The space-age wireless house is coming ever-nearer with new figures from Strategy Analytics revealing the growth of Wi-Fi networks amongst the sofas, dining tables and four poster beds of the home.
The study found that a fifth of broadband subscribers in the US and Europe-land now use Wi-Fi to share Internet connections between their PCs, laptops and other wireless devices – adding up to a total of 19 million connected homes.
When it comes to wireless connectivity in the home, 7 percent of all households are now buzzing with wireless networks.
The Americans were found to be leading the world with 8.4 percent penetration, followed by the nippy Nordic region with 7.9 percent.
As we reported back in January, Brits have been slow to embrace Wi-Fi, and this latest survey found that wireless usage in the UK still lags below average at just 6.1 per cent.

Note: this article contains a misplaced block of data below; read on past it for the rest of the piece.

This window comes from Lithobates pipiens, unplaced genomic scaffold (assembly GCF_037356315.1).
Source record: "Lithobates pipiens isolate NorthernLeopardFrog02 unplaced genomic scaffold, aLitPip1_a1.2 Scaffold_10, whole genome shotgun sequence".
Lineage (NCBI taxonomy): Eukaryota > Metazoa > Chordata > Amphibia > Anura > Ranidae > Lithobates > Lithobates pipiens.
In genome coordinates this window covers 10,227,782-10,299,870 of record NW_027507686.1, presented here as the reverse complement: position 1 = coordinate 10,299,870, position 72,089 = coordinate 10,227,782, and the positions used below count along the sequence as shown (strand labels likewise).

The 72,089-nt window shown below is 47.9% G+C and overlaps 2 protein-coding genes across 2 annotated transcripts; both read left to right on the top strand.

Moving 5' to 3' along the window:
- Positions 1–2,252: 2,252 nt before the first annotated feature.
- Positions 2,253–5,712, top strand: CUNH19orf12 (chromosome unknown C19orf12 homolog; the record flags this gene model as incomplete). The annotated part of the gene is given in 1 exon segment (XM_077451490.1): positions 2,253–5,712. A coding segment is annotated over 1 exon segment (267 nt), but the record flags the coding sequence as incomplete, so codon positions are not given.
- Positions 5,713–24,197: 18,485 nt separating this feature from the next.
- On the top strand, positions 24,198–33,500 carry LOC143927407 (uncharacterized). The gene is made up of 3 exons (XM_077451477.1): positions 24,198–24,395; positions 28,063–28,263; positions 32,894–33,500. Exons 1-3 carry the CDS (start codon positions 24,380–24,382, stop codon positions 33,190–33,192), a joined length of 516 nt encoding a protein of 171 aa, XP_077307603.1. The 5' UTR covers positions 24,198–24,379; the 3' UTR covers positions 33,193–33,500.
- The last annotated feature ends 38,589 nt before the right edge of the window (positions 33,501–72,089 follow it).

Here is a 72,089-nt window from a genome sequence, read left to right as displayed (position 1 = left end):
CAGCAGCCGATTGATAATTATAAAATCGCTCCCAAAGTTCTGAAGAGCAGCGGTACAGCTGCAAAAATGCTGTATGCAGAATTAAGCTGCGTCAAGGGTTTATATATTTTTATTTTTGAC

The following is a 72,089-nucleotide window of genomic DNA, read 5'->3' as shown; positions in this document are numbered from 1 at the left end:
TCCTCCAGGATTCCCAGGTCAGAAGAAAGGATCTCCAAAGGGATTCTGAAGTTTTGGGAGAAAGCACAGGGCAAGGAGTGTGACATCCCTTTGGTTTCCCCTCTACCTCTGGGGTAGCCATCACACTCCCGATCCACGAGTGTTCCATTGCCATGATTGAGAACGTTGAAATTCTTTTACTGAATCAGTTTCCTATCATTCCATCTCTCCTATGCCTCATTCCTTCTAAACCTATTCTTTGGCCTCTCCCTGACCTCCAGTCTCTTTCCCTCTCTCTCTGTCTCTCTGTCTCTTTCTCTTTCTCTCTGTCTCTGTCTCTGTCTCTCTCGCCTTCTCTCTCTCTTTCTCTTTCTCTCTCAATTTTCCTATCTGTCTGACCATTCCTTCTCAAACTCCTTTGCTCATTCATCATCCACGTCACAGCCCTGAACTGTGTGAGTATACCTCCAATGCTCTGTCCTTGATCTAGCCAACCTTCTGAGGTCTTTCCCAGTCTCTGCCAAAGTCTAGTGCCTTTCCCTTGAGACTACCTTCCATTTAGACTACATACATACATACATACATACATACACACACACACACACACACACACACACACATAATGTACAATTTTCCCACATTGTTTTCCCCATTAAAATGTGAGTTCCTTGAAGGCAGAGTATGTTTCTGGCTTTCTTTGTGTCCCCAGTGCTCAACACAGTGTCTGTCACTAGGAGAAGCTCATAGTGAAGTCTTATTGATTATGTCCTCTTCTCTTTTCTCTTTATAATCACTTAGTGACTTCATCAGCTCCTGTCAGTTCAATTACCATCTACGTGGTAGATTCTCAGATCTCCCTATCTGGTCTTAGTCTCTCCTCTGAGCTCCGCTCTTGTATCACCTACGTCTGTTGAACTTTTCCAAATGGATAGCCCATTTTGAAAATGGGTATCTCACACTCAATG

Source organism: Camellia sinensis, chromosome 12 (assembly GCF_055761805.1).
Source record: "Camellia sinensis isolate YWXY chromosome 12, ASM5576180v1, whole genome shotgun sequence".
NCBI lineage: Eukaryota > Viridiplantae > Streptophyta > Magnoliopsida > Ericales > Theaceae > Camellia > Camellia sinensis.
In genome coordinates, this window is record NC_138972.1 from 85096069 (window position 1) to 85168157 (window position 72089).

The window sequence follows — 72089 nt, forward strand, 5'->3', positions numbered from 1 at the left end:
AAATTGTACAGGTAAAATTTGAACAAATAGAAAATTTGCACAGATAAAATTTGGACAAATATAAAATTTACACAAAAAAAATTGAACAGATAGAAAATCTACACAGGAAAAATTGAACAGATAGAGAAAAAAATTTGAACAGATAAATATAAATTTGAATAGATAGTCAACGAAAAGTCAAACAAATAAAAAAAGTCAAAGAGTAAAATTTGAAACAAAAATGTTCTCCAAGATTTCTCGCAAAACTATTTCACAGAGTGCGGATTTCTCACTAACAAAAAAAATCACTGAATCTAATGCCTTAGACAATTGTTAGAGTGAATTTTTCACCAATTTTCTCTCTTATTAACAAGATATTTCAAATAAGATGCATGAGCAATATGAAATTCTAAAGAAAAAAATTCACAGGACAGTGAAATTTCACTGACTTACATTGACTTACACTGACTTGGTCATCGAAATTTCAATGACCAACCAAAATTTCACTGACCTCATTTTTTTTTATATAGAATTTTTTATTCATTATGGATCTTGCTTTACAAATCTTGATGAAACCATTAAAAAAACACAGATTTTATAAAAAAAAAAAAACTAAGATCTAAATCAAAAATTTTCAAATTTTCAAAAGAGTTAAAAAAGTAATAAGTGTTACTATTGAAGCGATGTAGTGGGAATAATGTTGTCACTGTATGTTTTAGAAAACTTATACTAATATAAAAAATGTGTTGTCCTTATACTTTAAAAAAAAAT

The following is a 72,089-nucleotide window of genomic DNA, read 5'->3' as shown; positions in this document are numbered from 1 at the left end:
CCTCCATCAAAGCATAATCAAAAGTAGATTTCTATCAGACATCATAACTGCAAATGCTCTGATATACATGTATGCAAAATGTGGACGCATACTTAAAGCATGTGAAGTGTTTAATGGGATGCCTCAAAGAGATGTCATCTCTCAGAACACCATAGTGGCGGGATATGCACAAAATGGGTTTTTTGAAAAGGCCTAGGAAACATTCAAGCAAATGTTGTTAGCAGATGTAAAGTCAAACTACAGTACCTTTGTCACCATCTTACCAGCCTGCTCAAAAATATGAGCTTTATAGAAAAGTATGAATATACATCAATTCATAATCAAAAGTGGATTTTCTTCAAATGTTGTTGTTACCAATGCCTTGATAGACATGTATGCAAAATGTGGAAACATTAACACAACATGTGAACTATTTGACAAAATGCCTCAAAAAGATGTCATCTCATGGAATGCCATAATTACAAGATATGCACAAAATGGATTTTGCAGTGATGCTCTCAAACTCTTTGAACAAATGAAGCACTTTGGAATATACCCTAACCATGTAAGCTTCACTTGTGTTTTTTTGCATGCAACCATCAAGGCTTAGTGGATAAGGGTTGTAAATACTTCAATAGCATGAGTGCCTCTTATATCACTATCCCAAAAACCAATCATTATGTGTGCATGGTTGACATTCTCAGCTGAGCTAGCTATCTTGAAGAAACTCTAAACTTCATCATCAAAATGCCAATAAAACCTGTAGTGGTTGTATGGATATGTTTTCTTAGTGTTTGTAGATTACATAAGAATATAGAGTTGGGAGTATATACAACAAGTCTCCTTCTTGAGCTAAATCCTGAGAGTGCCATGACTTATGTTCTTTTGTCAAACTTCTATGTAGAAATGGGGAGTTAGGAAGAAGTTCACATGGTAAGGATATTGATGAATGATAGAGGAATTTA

Surprisingly, Germany was found to be even less enthusiastic about having a box of blinking lights in the house, with just 5.1 per cent penetration.
Mind you, seeing as the survey only asked 2,000 home Internet users in the US, France, Germany, UK, Denmark, Finland, Norway and Sweden we’d recommend taking all these figures with a large slab o’salt.
“Rich people have more electronic gadgets” shocker!
To the surprise of, well, no-one with half a brain, Strategy Analytics’ study also found that consumers in the highest income groups were three times more likely to use WiFi than those in the least affluent income band. Well, I never.
Early adopters love Wi-Fi
“WiFi has become the preferred networking technology for affluent early adopters,” commented David Mercer, Principal Analyst at Strategy Analytics, as he sagely puffed on an over-sized pipe.
Mercer added that rising ownership of laptop PCs and other portable Internet devices will soon make Wi-Fi the dominant home networking choice for most broadband subscribers.
Actually, we made that bit up about the pipe.